I am a big proponent for slowing down to look more closely at art when visiting museums. Sometimes, instead of scrambling to see as many works as possible (and finding that few stick), that means focusing in on just a small number of works during a visit. One game I like to play with myself in order to slow down is to see if I can find any images hidden in plain sight within an artwork. Finding a mirror in a work will usually achieve that end, but there are so many different potential possibilities and perspectives! Here are five artworks featuring images within images I’ve seen while spending some time with the MoMA collection, several of which are currently on view on the fourth and fifth floors:
1. Otto Dix. Dr. Mayer-Hermann. 1926
The mirror in this painting functions like a grim halo around Dr Mayer-Hermann’s head, dingy with his knowledge of disease. The dim view in the mirror shows the rest of the examining room in stark contrast to the brightness of the almost comically round doctor.
2. Max Pechstein. Dancer in the Mirror (Tänzerin im Spiegel). 1923
Mirrors are often used to make a room look bigger. In this case, however, the mirror serves to bring the opposite wall closer: you see the front and the back of the dancer, as well as the audience, in one tight shot. When I first saw this work, I thought the mirror was positioned like the one in Manet’s A Bar at the Folies-Bergère, but as I looked longer, I realized the mirror is not directly behind the dancer on the stage, but on the other side of the audience. Or is it?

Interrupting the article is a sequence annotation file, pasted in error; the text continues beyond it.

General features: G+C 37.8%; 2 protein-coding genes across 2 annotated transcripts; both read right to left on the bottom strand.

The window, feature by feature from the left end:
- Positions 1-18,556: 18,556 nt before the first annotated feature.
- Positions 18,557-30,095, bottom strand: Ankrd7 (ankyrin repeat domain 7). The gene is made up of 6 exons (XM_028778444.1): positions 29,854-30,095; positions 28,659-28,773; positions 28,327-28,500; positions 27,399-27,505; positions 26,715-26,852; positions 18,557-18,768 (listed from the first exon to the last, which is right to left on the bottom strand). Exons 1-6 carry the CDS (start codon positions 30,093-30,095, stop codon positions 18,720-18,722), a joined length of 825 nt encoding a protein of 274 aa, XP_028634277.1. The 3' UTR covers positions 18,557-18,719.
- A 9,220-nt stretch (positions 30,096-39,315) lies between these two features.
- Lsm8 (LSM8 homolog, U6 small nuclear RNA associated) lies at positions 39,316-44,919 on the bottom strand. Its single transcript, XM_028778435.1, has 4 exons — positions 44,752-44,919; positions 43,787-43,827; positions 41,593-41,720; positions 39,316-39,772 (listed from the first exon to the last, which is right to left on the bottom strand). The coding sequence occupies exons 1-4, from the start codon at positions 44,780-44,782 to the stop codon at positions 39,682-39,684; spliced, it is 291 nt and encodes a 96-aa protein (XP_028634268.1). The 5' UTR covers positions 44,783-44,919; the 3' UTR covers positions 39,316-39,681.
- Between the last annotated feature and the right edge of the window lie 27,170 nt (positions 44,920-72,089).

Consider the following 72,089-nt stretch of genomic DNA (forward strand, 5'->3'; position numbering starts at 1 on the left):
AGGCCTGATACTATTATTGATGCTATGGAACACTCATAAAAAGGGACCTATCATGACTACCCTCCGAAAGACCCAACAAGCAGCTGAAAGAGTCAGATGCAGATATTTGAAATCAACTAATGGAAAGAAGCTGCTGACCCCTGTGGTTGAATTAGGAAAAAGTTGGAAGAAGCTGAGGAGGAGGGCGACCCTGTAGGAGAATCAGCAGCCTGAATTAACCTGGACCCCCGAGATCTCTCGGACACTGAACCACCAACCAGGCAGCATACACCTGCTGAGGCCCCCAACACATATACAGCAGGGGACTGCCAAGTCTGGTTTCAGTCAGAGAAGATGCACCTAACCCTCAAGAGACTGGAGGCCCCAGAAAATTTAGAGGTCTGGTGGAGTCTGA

3. Henri Matisse. The Piano Lesson. 1916
Though The Piano Lesson plays the artwork within artwork game more subtly than Matisse’s The Red Studio on the other side of Gallery 6 on the fifth floor, it’s no secret that there are allusions to other works by Matisse in opposite corners of the painting. See it in person and you’ll be able to discern the piano instructor’s larger and more detailed counterpart, Woman on a High Stool. The inclusion of the artworks within The Piano Lesson suggests a parallel with the primary subject of the painting, Matisse’s son hard at work at the piano.
4. Leslie Hewitt. Riffs on Real Time. 2002–5
In this photograph, one of 10 in a series recently on view in XL: 19 New Acquisitions in Photography, the images within the image aren’t hidden at all. The layout of a snapshot on top of an issue of Ebony Magazine (featuring 25 smaller Ebony Magazine covers!) on top of a wooden floor may initially appear casual, undermining significance of the juxtaposition. The white television screen in the snapshot is a placeholder for yet another image, perhaps one of the cultural figures on the magazine cover.
5. Robert Smithson. Mirror Stratum. 1966
I love the simple formal elegance of this piece, which belies its multifacetedness. It feels like a cheat to include this on the list, given that Smithson didn’t directly incorporate an image within his sculpture. The pyramid structure itself almost asks you to disregard the fact that it’s made of a reflective material, given the way each progressively smaller square interrupts the surface of the one before it, and instead appreciate the total materiality of a mirror itself. But a mirror is still a mirror -– stand back and you see the distorted image of Lawrence Weiner’s A wall pitted by a single air rifle shot reflected from the wall behind the Smithson piece in the fourth-floor gallery. If one’s ability to see the image reflected is challenged by the structure of the mirror, is the whole worth more or less than the sum of its parts?